Bernie and Chris love it when I take them to the desert for their exercise. Their 5-year routine makes my task easy. Within the first 5 minutes, they both poop.
Chris always picks his spot as far from me as he can. In a vacant field, I watch for him to circle a 10-foot area, and continue to spiral around until he’s comfortable and then, from a distance, he appears statue-still until finished. If we are in a public area, where my task is to pick up his gift, I stroll to the spot and do my duty. I am done with Chris.
Now, Bernie is a different issue. Bernie rarely circles. He reminds me of the horse’s habit to merely move forward and dump wherever and whenever. He may linger, but not too long. Although a single bag is sufficient for Chris, I always need at least two bags for Bernie.
The other difference, between Bernie and Chris on their elimination habits, is the area. It’s why I never want to have them leashed. My dogs use vastly separate abolition areas. I’m like the golf-duffer, who wanders all over the course hunting his ball. When on poop duty, I cover a lot of ground.
I doubt many dog owners complain about dog-poop duty. Cleanup is an expected dog-owner duty. However, dogs have another frustrating habit. Digging.
Chris loves to dig. At one time, Bernie enjoyed digging. After covering several holes, I installed fake grass. The cost is tolerated because my 10 x 15-foot yard is small. With no exposed dirt, both Bernie and Chris’s paws remained clean.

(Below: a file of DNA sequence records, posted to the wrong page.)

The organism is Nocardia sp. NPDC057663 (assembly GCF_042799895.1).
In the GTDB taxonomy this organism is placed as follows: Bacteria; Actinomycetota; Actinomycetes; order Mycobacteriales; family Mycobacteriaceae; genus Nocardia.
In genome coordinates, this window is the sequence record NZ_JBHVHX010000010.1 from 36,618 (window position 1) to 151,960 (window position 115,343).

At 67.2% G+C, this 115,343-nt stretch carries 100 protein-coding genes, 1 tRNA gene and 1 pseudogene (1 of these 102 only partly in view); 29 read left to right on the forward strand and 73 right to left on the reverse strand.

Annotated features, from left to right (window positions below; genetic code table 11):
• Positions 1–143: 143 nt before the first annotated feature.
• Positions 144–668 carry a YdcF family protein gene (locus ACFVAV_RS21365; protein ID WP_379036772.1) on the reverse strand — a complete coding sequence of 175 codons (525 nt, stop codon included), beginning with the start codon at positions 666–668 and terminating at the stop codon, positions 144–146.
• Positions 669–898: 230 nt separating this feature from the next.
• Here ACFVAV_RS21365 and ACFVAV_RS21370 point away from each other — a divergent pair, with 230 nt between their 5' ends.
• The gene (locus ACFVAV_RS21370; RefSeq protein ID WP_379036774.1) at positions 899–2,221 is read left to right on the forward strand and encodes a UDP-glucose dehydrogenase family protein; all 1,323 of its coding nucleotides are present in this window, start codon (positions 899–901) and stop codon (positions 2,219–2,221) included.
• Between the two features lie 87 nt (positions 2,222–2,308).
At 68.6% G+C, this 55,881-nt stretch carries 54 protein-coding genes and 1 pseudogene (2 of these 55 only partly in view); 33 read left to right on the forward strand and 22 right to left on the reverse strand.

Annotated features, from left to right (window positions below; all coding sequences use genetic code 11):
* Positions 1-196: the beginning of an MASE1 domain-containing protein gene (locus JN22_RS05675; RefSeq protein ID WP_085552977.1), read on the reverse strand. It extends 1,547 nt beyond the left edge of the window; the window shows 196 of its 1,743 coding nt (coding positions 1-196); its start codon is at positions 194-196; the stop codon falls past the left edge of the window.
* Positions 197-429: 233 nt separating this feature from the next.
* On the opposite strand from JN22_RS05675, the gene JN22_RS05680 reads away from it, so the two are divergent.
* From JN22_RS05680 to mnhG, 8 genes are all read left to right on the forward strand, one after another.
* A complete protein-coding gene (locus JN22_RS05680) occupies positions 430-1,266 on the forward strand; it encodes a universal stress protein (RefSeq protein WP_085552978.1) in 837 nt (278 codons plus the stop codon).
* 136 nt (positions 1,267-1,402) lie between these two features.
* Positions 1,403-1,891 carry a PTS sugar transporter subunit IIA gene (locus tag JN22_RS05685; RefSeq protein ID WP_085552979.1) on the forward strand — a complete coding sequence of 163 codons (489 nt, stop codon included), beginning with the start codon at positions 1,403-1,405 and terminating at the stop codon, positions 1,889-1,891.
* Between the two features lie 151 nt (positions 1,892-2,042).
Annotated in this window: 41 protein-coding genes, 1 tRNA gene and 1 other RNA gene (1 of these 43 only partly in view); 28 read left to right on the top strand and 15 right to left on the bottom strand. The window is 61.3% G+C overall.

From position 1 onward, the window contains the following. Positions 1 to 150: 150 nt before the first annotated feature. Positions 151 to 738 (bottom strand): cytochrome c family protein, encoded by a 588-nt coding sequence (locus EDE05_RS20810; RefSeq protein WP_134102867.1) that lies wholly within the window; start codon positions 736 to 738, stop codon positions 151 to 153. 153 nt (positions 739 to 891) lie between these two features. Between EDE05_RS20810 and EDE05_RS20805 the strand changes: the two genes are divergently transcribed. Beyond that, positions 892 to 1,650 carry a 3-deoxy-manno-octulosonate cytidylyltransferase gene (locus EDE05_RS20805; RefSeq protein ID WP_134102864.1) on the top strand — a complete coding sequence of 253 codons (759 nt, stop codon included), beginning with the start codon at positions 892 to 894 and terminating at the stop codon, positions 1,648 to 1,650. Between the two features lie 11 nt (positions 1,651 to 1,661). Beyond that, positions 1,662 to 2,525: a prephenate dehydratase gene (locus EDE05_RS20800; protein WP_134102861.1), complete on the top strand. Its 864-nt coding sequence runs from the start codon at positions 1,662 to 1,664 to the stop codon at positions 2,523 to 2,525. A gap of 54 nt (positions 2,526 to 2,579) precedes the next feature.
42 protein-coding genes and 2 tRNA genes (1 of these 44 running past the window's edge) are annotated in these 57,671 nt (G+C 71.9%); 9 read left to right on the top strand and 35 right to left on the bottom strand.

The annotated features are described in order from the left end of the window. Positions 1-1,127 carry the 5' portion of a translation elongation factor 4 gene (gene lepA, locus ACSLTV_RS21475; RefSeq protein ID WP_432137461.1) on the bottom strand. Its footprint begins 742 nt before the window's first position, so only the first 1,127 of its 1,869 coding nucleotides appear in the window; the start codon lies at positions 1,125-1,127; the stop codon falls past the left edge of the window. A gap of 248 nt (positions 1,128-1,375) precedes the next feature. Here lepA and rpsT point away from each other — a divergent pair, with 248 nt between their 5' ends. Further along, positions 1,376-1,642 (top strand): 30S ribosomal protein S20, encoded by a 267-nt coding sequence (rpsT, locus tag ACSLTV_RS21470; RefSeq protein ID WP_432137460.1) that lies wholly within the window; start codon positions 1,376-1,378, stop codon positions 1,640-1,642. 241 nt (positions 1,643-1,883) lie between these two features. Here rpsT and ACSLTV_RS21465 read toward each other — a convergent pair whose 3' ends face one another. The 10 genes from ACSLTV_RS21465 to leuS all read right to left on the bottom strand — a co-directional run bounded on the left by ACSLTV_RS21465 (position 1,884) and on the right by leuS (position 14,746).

My latest “Who knew?” dog issue turned out to be, as always, my fault. My dad had a wonderful expression to capsule his frustration, an exasperated─Geeze!
A few years ago, I removed a foot-square patio block at the extreme edge of the patio. The exposed ground became where the patio water drained whenever I hosed the patio. A 3×5-foot table covered the exposed earth area. Under the table, in a large plastic tub, I stored garden supplies.
Last month, to clean the patio, I removed the garden supplies. Doing so, exposed the ground. After thoroughly washing the patio, I let the wind and sun evaporate the surface patio water.
The garden supplies remained stored elsewhere.
The hole with offending dirt
This morning, it had been more than three weeks since I washed the patio.
As I walked outside, what I spotted evoked an immediate bellowed, “Geeze!”
Chris! It had to be Chris, who did it. I’d evidently forgotten how much Chris likes digging. In the desert, it is his favorite activity. Scrub brush covered the desert where ground critters made their home in the roots.
When hunting the critters, it’s easy to spot the rising dust cloud and the tip of Chris’s tail, the rest of his body buried as he excavates.
Poop or dirt, I’m the clean-up crew.